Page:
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Emma: As Northwestern Falters, Fitzgerald Held Accountable

By Chris Emma-

EVANSTON (CBS) -- They're words that resonated louder than ever this past Saturday.

"I look forward to shaking that coach's hand after we beat 'em."

That was Northwestern football coach Pat Fitzgerald standing before school boosters and alums at a charity golf event this past July. The coach he referred to is Cal's Sonny Dykes, the guy who got the last laugh last Saturday in Evanston.

The Golden Bears topped Fitzgerald's Wildcats -- in a wild 31-24 win -- at their own game. Cal was more prepared, played with discipline and even saw success due to the element of surprise. Northwestern was the better team but didn't play like it. Pin that on the head coach.

Fitzgerald's zinger wasn't meant to make headlines. Coaches constantly make these types of remarks at fundraisers, pandering to boozy boosters with the checkbooks in hand. The usual bland coach speak doesn't sell season tickets.

Few coaches are better at building excitement than Fitzgerald. He's the perfect ambassador for Northwestern, a decorated former All-American, successful alum and proud spokesman for the Wildcats' purple. Fitzgerald is one of Chicago's most likable, engaging sports personalities. Every "Go, Cats!" endears its audience.

The problem is, Fitzgerald has been more talk than substance in the past year. That excitement he has built turned into heartbreak, one instance after another.

The results haven't followed all the rhetoric.

For the first time, Fitzgerald is being held accountable. The fans who worship him, the media that respects him, the alumni who cherish him -- they've not accepted how Northwestern has fallen.

This isn't the Northwestern of the past, the overmatched private school battling the Big Ten's best. It's not an underdog story anymore, where wins are celebrated like championships. It's a program with the goal of winning a Big Ten title. That's thanks in part to the legacy Fitzgerald has built in Evanston.

Set the scene to last October, with a national television audience's eyes set on Evanston. Hours before Northwestern hosted Ohio State in primetime, Fitzgerald walked down an aisle of purple-clad fans, high-fives to go around for all, the ESPN College Gameday cameras in his face.

That evening, Fitzgerald did a similar walk, but only with one handshake, a congratulations to the victorious Urban Meyer, then a lonely stride to the locker room. After all the buildup, so much hype, the Wildcats blew a 10-point second-half lead to the Buckeyes.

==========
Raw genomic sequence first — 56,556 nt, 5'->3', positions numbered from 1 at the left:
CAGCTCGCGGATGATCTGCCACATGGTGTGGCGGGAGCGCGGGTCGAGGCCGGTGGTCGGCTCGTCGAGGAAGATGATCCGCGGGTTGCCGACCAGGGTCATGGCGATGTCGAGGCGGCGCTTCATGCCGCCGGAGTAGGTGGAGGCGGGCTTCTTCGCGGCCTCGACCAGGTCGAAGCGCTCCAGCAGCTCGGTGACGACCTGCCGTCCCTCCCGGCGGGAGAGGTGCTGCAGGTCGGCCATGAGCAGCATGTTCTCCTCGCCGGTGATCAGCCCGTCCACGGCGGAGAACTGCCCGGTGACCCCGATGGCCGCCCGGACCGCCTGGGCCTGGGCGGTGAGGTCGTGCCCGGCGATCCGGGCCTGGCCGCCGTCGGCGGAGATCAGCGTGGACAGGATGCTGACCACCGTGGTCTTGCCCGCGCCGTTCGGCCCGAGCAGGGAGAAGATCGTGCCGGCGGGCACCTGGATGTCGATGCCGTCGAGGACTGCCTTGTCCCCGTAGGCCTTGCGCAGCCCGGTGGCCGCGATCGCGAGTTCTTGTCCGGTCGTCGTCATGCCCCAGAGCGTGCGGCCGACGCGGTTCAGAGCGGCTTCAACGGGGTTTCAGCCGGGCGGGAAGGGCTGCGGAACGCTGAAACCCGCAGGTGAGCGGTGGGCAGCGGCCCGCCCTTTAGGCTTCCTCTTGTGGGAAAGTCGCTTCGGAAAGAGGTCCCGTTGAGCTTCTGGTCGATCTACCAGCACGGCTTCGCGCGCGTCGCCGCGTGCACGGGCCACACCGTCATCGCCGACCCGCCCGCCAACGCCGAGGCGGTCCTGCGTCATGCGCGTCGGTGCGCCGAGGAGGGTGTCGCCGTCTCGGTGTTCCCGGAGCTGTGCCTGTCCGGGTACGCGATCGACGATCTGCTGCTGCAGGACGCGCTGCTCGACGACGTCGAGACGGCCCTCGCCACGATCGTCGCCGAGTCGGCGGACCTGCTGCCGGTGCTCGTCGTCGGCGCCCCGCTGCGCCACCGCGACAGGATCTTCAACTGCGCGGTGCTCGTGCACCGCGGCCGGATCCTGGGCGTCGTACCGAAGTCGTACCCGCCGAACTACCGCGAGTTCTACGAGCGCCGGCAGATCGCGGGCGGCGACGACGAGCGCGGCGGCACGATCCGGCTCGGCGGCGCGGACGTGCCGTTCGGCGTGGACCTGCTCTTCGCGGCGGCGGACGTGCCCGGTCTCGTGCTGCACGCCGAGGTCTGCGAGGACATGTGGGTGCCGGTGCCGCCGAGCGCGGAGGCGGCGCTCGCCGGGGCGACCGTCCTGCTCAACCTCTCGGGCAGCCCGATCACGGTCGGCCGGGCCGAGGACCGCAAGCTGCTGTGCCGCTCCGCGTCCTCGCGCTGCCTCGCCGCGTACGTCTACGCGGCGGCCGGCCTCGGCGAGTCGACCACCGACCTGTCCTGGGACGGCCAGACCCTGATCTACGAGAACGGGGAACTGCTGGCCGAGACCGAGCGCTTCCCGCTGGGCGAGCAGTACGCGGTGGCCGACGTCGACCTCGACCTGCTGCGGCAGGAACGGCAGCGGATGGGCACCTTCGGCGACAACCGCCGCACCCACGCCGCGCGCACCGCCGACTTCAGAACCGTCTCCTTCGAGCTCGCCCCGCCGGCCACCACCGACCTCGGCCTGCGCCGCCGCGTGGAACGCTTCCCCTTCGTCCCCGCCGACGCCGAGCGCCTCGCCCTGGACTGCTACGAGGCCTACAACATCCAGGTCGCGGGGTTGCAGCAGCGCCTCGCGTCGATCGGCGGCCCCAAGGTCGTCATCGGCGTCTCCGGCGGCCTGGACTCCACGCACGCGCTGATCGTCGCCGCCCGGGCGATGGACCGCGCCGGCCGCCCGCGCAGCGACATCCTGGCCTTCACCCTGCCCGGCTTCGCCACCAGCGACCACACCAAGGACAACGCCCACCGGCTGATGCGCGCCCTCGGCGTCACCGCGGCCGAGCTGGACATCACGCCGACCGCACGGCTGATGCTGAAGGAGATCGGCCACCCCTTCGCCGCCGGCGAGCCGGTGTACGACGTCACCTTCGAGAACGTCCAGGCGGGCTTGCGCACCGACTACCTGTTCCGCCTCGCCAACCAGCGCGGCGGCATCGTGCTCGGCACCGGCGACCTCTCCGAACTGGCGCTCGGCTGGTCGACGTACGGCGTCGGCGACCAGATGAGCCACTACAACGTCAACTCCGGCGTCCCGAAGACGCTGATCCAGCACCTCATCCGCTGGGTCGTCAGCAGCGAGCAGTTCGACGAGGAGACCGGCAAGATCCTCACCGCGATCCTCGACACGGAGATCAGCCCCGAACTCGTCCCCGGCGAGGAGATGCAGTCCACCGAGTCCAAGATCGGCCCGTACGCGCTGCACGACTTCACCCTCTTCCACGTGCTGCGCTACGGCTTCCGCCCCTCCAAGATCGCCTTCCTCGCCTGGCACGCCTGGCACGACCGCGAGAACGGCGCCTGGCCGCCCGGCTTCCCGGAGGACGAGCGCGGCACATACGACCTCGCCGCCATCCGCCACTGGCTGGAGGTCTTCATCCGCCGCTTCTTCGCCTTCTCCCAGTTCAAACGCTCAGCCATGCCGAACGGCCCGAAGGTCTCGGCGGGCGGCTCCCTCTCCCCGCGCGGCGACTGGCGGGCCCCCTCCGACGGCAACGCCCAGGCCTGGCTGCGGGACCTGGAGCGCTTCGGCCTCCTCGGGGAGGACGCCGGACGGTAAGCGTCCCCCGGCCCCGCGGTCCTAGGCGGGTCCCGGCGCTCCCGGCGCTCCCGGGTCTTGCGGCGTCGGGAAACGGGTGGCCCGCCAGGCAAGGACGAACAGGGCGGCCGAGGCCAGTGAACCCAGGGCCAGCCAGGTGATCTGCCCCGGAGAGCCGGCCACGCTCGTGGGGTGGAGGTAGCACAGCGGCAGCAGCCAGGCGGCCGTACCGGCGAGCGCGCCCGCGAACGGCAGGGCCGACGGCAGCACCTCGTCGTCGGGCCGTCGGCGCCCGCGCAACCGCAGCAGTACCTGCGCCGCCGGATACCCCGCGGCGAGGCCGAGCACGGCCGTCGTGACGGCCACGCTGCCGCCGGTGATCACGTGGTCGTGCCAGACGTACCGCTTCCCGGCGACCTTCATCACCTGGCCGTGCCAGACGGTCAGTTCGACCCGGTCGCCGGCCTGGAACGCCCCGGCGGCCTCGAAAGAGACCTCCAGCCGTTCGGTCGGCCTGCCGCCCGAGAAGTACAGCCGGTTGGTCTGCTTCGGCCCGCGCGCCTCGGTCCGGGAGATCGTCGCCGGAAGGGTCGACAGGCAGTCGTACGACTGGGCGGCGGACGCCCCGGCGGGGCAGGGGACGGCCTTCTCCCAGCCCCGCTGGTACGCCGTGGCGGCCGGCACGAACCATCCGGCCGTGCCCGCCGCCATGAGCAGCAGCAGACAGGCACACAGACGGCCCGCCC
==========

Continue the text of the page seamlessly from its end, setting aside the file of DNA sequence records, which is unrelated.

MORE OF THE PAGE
Fitzgerald has raised the standard for Northwestern's football program. Winning is now expected in Evanston, a place where one win was reason to tear down the goal posts and run them into Lake Michigan previously. But the Wildcats aren't winning.

Northwestern blew its chance to beat the Ohio State, faltering on the national stage. Its Rose Bowl dreams were dashed, and the losing streak reached seven. Any thought that 2013 was an anomaly would be refuted by a this season's opening loss to the Golden Bears, further proof that the Wildcats have regressed.

Count that as eight blunders in nine games. There was a Hail Mary, a scrambling field goal and several butt whoopings. This isn't the Northwestern that Fitzgerald brought to prominence, and the schedule only gets tougher with Big Ten games against Wisconsin, Michigan, Iowa and Nebraska and a nonconference clash against Notre Dame in South Bend.

Recruiting results prove that Northwestern is at a new level. The Wildcats are bringing in more top talents, not just the try-hard types who flourish with great player development. Gone are the days where the program doesn't belong on the same field as the Ohio States and Michigans.

Chemistry is better than ever, something Fitzgerald takes great pride in. His "football family" is a close-knit group, one which has lasted through a union vote and great offseason adversity. The loyalty to the 'N' logo on the helmet is strong.

That elusive bowl victory finally found the Wildcats, a triump on New Year's Day of 2013 in Jacksonville. It capped off a 10-win season and offered hope that Northwestern was ready for its rise to the top of the Big Ten.

Success hasn't followed since Fitzgerald hoisted the Gator Bowl trophy, tears in his eyes. Northwestern has looked up at the standard set, wondering how it's fallen so far.

The rhetoric will continue, the excitement will grow. It's what Fitzgerald does best. But he needs to bring the results, too, because talk isn't good enough anymore.

Chris Emma covers the college sports scene for Follow him on Twitter @CEmma670.

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